Sydpolarfarer

Chauncey Loomis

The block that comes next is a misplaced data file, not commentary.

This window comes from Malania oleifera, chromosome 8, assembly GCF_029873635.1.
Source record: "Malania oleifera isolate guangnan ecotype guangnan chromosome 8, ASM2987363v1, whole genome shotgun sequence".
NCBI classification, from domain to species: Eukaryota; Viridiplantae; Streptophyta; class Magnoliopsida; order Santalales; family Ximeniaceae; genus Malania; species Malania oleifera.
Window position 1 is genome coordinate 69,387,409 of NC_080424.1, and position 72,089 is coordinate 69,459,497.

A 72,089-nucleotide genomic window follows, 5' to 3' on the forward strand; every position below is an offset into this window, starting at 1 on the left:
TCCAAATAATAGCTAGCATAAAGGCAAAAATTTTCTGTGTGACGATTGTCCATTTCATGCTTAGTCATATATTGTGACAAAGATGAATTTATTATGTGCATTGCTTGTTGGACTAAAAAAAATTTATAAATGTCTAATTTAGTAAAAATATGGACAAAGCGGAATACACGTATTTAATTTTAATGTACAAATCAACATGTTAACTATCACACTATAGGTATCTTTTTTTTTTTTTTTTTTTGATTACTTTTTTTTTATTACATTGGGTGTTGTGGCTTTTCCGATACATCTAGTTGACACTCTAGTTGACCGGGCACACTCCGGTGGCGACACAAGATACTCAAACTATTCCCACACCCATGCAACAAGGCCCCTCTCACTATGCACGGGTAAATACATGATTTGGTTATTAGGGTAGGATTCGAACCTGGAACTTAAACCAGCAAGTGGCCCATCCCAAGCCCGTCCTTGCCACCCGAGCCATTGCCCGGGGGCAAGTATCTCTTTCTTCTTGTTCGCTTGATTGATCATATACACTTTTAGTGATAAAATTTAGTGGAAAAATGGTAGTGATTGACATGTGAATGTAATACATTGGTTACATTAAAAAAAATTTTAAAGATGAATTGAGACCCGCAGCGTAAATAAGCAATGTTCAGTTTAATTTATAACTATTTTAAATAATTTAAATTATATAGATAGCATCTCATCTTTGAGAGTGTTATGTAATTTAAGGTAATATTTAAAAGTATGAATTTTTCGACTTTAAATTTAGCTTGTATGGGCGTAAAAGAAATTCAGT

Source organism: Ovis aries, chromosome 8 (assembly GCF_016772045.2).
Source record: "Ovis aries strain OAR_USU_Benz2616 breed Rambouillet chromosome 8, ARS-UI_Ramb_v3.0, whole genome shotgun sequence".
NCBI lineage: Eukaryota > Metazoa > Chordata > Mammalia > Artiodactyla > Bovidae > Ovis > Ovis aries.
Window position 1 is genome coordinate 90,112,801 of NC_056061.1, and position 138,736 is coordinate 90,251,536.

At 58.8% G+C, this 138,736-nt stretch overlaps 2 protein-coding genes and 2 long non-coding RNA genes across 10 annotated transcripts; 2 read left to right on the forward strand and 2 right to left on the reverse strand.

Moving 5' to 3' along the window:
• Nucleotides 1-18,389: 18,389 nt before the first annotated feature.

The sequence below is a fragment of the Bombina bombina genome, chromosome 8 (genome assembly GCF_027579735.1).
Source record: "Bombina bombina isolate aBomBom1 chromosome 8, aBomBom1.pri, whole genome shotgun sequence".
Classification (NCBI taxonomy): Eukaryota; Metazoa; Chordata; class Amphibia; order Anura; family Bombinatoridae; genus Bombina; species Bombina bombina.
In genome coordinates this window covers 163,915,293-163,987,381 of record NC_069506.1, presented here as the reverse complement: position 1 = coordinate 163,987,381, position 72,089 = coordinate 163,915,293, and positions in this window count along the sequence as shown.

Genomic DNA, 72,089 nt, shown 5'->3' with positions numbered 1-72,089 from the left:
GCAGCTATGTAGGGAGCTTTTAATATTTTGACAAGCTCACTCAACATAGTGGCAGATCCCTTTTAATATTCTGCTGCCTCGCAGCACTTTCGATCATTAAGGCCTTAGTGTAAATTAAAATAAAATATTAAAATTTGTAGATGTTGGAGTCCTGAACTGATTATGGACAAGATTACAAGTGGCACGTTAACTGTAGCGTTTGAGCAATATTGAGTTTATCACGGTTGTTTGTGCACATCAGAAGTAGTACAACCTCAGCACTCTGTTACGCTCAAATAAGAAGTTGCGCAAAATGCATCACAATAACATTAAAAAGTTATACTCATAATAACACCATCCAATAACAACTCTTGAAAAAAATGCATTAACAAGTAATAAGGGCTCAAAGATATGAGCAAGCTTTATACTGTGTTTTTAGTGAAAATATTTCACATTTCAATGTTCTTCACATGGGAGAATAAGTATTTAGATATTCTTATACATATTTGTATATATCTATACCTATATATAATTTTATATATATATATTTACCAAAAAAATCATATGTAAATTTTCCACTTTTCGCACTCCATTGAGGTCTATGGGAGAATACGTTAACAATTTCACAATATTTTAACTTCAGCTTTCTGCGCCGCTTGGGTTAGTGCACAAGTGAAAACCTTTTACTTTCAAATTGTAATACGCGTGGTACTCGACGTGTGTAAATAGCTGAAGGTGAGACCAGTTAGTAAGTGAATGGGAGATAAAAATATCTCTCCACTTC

Most of Tryggve Gran’s Antarctic diary is dull reading, but the fault is not altogether Gran’s. An airline pilot once said that flying is months of sheer boredom, moments of sheer terror, and the same can be said of expeditions. Much time on expeditions is spent waiting: waiting for the weather to change, for the expedition leader to make up his mind, for the other party to arrive, for supplies, for the ship, the airplane or the helicopter; when it isn’t waiting, it’s plodding, climbing, sailing or paddling in great discomfort, often with all sense of purpose gone. At one point in his diary Gran remarks: ‘It is difficult to keep a diary. This life is of little interest; one day is just as monotonous as the next.’ He did have moments of terror, however, and after falling through ice into the waters of McMurdo Sound, he exclaims almost with relief: ‘There is something to write about for once!’ Indeed he does write effectively about crises, but he had neither the verbal craftsmanship nor the quick sensibility necessary to transform the stuff of tedium into something interesting.

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